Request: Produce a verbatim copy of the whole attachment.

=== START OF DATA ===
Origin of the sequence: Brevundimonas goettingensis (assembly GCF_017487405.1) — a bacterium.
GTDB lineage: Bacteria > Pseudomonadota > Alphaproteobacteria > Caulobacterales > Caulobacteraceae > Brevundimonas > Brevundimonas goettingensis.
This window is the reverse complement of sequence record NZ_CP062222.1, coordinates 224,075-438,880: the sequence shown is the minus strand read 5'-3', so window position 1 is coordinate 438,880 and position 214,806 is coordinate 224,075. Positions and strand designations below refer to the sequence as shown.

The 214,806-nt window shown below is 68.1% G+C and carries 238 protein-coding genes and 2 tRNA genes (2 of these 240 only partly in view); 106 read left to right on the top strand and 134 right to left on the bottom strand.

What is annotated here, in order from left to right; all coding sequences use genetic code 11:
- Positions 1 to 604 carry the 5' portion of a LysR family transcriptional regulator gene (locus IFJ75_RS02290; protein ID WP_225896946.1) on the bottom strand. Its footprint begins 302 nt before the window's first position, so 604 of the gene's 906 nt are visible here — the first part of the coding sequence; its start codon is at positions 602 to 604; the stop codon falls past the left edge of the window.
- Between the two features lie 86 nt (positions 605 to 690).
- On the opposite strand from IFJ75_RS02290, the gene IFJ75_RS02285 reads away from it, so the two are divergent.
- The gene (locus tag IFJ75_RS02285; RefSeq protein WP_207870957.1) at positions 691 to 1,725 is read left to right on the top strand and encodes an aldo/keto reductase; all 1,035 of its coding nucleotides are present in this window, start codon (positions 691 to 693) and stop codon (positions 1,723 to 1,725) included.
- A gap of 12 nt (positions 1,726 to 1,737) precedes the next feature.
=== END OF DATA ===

Origin of the sequence: Brevundimonas goettingensis (assembly GCF_017487405.1) — a bacterium.
GTDB lineage: Bacteria > Pseudomonadota > Alphaproteobacteria > Caulobacterales > Caulobacteraceae > Brevundimonas > Brevundimonas goettingensis.
This window is the reverse complement of sequence record NZ_CP062222.1, coordinates 224,075-438,880: the sequence shown is the minus strand read 5'-3', so window position 1 is coordinate 438,880 and position 214,806 is coordinate 224,075. Positions and strand designations below refer to the sequence as shown.

The 214,806-nt window shown below is 68.1% G+C and carries 238 protein-coding genes and 2 tRNA genes (2 of these 240 only partly in view); 106 read left to right on the top strand and 134 right to left on the bottom strand.

What is annotated here, in order from left to right; all coding sequences use genetic code 11:
- Positions 1 to 604 carry the 5' portion of a LysR family transcriptional regulator gene (locus IFJ75_RS02290; protein ID WP_225896946.1) on the bottom strand. Its footprint begins 302 nt before the window's first position, so 604 of the gene's 906 nt are visible here — the first part of the coding sequence; its start codon is at positions 602 to 604; the stop codon falls past the left edge of the window.
- Between the two features lie 86 nt (positions 605 to 690).
- On the opposite strand from IFJ75_RS02290, the gene IFJ75_RS02285 reads away from it, so the two are divergent.
- The gene (locus tag IFJ75_RS02285; RefSeq protein WP_207870957.1) at positions 691 to 1,725 is read left to right on the top strand and encodes an aldo/keto reductase; all 1,035 of its coding nucleotides are present in this window, start codon (positions 691 to 693) and stop codon (positions 1,723 to 1,725) included.
- A gap of 12 nt (positions 1,726 to 1,737) precedes the next feature.